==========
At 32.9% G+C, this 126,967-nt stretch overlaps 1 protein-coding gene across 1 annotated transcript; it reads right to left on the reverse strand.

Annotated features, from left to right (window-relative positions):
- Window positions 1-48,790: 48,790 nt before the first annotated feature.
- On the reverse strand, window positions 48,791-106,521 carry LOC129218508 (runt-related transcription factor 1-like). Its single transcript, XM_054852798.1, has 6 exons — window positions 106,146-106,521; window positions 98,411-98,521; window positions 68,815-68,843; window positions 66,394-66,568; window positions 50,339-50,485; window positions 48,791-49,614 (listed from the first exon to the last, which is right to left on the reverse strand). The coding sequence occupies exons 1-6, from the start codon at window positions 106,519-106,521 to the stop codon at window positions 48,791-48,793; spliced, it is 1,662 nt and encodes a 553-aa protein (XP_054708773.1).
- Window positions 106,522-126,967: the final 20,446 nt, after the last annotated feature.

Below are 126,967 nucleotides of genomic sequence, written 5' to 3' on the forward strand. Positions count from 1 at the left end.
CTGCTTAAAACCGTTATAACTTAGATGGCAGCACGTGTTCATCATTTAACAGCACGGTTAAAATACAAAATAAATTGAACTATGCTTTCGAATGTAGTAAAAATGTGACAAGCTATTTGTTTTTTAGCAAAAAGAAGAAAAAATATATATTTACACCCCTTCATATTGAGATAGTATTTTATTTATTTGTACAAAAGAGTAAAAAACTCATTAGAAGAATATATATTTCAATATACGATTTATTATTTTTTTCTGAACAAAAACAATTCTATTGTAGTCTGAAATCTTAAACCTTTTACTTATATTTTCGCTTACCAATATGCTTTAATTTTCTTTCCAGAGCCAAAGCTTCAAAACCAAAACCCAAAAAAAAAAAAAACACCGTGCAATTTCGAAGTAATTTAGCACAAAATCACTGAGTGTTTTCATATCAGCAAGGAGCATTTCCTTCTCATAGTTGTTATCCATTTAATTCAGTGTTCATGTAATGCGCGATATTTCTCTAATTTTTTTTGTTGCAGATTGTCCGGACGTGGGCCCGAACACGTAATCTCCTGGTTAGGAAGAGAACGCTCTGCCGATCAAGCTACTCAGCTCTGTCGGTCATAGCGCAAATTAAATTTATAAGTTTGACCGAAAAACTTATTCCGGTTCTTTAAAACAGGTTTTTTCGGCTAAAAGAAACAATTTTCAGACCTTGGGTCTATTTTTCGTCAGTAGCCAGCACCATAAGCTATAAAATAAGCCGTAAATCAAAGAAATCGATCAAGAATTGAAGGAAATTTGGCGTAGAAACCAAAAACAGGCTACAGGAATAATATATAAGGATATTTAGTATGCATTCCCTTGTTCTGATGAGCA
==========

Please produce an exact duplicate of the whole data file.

At 32.9% G+C, this 126,967-nt stretch overlaps 1 protein-coding gene across 1 annotated transcript; it reads right to left on the reverse strand.

Annotated features, from left to right (window-relative positions):
- Window positions 1-48,790: 48,790 nt before the first annotated feature.
- On the reverse strand, window positions 48,791-106,521 carry LOC129218508 (runt-related transcription factor 1-like). Its single transcript, XM_054852798.1, has 6 exons — window positions 106,146-106,521; window positions 98,411-98,521; window positions 68,815-68,843; window positions 66,394-66,568; window positions 50,339-50,485; window positions 48,791-49,614 (listed from the first exon to the last, which is right to left on the reverse strand). The coding sequence occupies exons 1-6, from the start codon at window positions 106,519-106,521 to the stop codon at window positions 48,791-48,793; spliced, it is 1,662 nt and encodes a 553-aa protein (XP_054708773.1).
- Window positions 106,522-126,967: the final 20,446 nt, after the last annotated feature.

Below are 126,967 nucleotides of genomic sequence, written 5' to 3' on the forward strand. Positions count from 1 at the left end.
CTGCTTAAAACCGTTATAACTTAGATGGCAGCACGTGTTCATCATTTAACAGCACGGTTAAAATACAAAATAAATTGAACTATGCTTTCGAATGTAGTAAAAATGTGACAAGCTATTTGTTTTTTAGCAAAAAGAAGAAAAAATATATATTTACACCCCTTCATATTGAGATAGTATTTTATTTATTTGTACAAAAGAGTAAAAAACTCATTAGAAGAATATATATTTCAATATACGATTTATTATTTTTTTCTGAACAAAAACAATTCTATTGTAGTCTGAAATCTTAAACCTTTTACTTATATTTTCGCTTACCAATATGCTTTAATTTTCTTTCCAGAGCCAAAGCTTCAAAACCAAAACCCAAAAAAAAAAAAAACACCGTGCAATTTCGAAGTAATTTAGCACAAAATCACTGAGTGTTTTCATATCAGCAAGGAGCATTTCCTTCTCATAGTTGTTATCCATTTAATTCAGTGTTCATGTAATGCGCGATATTTCTCTAATTTTTTTTGTTGCAGATTGTCCGGACGTGGGCCCGAACACGTAATCTCCTGGTTAGGAAGAGAACGCTCTGCCGATCAAGCTACTCAGCTCTGTCGGTCATAGCGCAAATTAAATTTATAAGTTTGACCGAAAAACTTATTCCGGTTCTTTAAAACAGGTTTTTTCGGCTAAAAGAAACAATTTTCAGACCTTGGGTCTATTTTTCGTCAGTAGCCAGCACCATAAGCTATAAAATAAGCCGTAAATCAAAGAAATCGATCAAGAATTGAAGGAAATTTGGCGTAGAAACCAAAAACAGGCTACAGGAATAATATATAAGGATATTTAGTATGCATTCCCTTGTTCTGATGAGCA